Generally, in California to prove a claim for fraud and deceit based on concealment, the plaintiff must prove five elements:
(1) the defendant must have concealed or suppressed a material fact,
(2) the defendant must have been under a duty to disclose the fact to the plaintiff, (3) the defendant must have intentionally concealed or suppressed the fact with the intent to defraud the plaintiff,
(4) the plaintiff must have been unaware of the fact and would not have acted as he did if he had known of the concealed or suppressed fact, and (5) as a result of the concealment or suppression of the fact, the plaintiff must have sustained damage.
In determining whether a party has a duty to disclose some fact, they should consult with a Sacramento and El Dorado real estate and business attorney. In a recent decision in Orange County, some guarantors of a $7 million dollar loan were a tad disappointed when they found out that the bank did not have to disclose its decision not to extend the loan term.
In SCC Acquisitions Inc. v. Central Pacific Bank, the bank loaned the money to buy real estate and pay pre-development costs. The loan was interest only for a one year term, but the bank had the option to extend the loan. They extended it a few times over the course of three years. In 2008 they reviewed the loan and downgraded its riskiness, requiring setting aside another $1 million capital reserve. An internal memo stated that if a decision was made not to renew the loan, the borrower should be notified of the decision.
The bank sent the borrowers a term sheet which discussed restructuring the loan, but it stated that it was for discussion purposes only and should not be viewed as a commitment to lend. The restructure didn’t happen, the borrower was in default, the bank sold the loan, and the new holder, “Gray 1”, sued the guarantors. The guarantors sued the bank, claiming fraud.
The court first looked at the plaintiff’s argument that the internal bank memo required the bank to notify the borrower that they had decided not to extend the loan. The court said no; the memo did not create a duty to disclose. The court noted that a duty to disclose may be created in four ways:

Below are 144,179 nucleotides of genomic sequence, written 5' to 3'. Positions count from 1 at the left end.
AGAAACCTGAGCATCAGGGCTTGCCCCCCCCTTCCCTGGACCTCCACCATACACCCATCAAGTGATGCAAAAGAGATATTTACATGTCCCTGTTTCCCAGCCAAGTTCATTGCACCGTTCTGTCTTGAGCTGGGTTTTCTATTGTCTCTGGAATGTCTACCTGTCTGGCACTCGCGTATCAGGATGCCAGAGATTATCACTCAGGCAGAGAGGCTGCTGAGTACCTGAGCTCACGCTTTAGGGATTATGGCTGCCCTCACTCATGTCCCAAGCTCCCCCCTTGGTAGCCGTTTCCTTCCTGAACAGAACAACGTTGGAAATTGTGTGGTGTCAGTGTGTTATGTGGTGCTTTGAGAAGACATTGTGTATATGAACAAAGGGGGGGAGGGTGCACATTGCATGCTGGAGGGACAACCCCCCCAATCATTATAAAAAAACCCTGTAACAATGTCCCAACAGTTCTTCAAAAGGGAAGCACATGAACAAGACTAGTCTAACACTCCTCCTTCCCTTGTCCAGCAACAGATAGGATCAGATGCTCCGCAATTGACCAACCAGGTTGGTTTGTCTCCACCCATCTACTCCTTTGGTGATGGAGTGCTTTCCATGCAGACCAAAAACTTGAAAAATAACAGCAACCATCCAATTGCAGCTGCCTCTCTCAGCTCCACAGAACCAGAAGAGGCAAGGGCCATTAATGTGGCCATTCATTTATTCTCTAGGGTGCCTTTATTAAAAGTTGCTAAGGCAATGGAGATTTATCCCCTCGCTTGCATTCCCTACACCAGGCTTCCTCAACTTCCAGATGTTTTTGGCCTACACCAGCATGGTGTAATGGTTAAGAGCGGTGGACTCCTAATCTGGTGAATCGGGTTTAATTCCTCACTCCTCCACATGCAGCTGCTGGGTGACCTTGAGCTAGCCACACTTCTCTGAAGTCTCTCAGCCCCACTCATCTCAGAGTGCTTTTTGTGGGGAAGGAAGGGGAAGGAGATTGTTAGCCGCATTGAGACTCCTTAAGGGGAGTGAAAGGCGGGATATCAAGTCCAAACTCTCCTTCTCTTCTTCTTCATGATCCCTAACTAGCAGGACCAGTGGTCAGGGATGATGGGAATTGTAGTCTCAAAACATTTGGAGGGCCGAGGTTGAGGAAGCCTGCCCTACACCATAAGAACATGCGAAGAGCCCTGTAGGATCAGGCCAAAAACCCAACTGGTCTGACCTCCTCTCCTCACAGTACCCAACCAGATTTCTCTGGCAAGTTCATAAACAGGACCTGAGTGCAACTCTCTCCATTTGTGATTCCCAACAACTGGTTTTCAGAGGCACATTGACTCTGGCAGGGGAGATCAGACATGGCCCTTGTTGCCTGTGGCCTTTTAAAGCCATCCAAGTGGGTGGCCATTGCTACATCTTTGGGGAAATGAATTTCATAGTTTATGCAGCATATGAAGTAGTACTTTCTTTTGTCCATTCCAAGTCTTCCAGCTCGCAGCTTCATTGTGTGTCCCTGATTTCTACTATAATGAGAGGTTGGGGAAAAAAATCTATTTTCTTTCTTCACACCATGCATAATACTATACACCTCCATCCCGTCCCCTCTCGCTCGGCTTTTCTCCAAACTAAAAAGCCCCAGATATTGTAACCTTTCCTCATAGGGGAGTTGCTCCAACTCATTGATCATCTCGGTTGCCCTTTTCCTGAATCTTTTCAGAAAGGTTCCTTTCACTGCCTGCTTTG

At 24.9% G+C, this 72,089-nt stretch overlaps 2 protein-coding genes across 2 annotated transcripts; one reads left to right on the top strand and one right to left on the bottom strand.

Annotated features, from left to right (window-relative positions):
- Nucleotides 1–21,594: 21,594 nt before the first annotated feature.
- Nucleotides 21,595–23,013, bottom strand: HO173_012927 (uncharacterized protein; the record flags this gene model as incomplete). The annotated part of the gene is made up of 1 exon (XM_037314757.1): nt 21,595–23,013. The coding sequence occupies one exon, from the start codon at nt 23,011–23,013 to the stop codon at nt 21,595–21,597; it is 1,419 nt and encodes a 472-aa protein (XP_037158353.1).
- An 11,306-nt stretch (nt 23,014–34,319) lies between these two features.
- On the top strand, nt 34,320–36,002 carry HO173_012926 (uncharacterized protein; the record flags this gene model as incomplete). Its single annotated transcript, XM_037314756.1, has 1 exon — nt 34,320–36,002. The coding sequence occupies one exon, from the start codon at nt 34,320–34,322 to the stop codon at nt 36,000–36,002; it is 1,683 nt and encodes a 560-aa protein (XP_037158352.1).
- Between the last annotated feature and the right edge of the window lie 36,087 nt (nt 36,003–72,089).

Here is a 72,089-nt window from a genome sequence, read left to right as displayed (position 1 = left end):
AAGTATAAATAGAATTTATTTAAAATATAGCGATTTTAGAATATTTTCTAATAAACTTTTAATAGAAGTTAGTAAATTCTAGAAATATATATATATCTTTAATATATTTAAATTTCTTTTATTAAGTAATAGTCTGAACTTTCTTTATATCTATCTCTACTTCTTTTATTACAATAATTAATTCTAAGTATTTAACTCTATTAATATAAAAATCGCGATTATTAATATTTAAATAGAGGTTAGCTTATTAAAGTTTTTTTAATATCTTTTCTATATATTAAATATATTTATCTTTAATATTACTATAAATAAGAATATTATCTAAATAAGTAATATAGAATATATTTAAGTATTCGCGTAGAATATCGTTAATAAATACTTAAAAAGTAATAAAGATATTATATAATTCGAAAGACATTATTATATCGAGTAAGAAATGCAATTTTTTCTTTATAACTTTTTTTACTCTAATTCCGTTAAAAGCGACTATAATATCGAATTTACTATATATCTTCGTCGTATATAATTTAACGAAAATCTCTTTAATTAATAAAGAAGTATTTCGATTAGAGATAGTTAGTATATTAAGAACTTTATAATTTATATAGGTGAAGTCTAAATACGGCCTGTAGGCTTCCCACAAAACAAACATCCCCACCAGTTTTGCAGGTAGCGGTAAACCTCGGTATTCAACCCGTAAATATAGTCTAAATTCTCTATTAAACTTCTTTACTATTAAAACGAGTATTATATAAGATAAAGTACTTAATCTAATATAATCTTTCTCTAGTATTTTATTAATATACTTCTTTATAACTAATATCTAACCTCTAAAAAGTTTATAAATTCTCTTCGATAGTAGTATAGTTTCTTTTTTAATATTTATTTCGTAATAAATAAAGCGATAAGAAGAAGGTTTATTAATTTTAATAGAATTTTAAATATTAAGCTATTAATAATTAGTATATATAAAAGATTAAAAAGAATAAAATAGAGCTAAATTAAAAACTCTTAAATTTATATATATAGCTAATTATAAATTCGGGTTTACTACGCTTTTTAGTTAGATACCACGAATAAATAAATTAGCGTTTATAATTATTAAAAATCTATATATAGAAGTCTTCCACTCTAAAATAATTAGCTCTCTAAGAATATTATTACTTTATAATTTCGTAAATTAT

a) it may be directly imposed by statute or other prescriptive law;
b) it may be voluntarily assumed by contractual undertaking;
c) it may arise as an incident of a relationship between the defendant and the plaintiff; and
d) it may arise as a result of other conduct by the defendant that makes it wrongful for him to remain silent.
Here, the plaintiff argues that the duty arose because the bank provided the term sheet, but did not disclose its decision. But nothing in the bank memo created a duty to disclose.
The court next addressed the argument that providing the term sheet was conduct establishing a misrepresentation. But the term sheet on its face stated that it was not a commitment, representation, or promise to renew the loan on the terms set forth therein: “Please be advised that this is for discussion purposes only, is subject to Bank approval and should not be construed as a commitment to lend.” The term sheet could not, by itself, be considered a promise to extend the loan, and be deemed a misrepresentation.
I don’t know if it is good or bad to see the big money losing the same arguments that little money has been making. Before the recent homeowner protections, when double tracking of foreclosures and loan modifications was common, homeowners would make the same arguments to judges and be shot down. At there appears to be some consistency.